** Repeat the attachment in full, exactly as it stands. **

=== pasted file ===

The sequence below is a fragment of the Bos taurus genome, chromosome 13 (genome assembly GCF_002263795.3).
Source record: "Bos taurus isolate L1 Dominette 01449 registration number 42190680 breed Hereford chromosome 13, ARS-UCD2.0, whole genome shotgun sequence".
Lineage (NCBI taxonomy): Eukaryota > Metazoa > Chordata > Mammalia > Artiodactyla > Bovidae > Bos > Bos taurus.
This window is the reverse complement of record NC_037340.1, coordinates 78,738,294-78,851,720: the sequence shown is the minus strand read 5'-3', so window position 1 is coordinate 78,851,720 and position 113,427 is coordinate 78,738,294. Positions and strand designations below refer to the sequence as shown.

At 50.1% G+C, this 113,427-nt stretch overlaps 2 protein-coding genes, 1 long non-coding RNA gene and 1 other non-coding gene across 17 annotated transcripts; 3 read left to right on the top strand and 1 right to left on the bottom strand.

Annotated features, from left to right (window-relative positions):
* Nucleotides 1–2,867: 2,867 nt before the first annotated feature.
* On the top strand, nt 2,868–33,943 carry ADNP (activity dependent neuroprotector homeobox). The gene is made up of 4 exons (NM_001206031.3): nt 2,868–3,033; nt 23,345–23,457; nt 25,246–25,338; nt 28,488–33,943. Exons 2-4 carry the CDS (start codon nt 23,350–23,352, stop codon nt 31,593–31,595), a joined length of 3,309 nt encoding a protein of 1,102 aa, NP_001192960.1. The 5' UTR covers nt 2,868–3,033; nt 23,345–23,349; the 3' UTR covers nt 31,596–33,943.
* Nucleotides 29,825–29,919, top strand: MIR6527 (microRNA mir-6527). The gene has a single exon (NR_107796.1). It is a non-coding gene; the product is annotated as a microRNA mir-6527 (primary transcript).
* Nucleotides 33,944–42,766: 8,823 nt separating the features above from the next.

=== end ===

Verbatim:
The sequence below is a fragment of the Bos taurus genome, chromosome 13 (genome assembly GCF_002263795.3).
Source record: "Bos taurus isolate L1 Dominette 01449 registration number 42190680 breed Hereford chromosome 13, ARS-UCD2.0, whole genome shotgun sequence".
Lineage (NCBI taxonomy): Eukaryota > Metazoa > Chordata > Mammalia > Artiodactyla > Bovidae > Bos > Bos taurus.
This window is the reverse complement of record NC_037340.1, coordinates 78,738,294-78,851,720: the sequence shown is the minus strand read 5'-3', so window position 1 is coordinate 78,851,720 and position 113,427 is coordinate 78,738,294. Positions and strand designations below refer to the sequence as shown.

At 50.1% G+C, this 113,427-nt stretch overlaps 2 protein-coding genes, 1 long non-coding RNA gene and 1 other non-coding gene across 17 annotated transcripts; 3 read left to right on the top strand and 1 right to left on the bottom strand.

Annotated features, from left to right (window-relative positions):
* Nucleotides 1–2,867: 2,867 nt before the first annotated feature.
* On the top strand, nt 2,868–33,943 carry ADNP (activity dependent neuroprotector homeobox). The gene is made up of 4 exons (NM_001206031.3): nt 2,868–3,033; nt 23,345–23,457; nt 25,246–25,338; nt 28,488–33,943. Exons 2-4 carry the CDS (start codon nt 23,350–23,352, stop codon nt 31,593–31,595), a joined length of 3,309 nt encoding a protein of 1,102 aa, NP_001192960.1. The 5' UTR covers nt 2,868–3,033; nt 23,345–23,349; the 3' UTR covers nt 31,596–33,943.
* Nucleotides 29,825–29,919, top strand: MIR6527 (microRNA mir-6527). The gene has a single exon (NR_107796.1). It is a non-coding gene; the product is annotated as a microRNA mir-6527 (primary transcript).
* Nucleotides 33,944–42,766: 8,823 nt separating the features above from the next.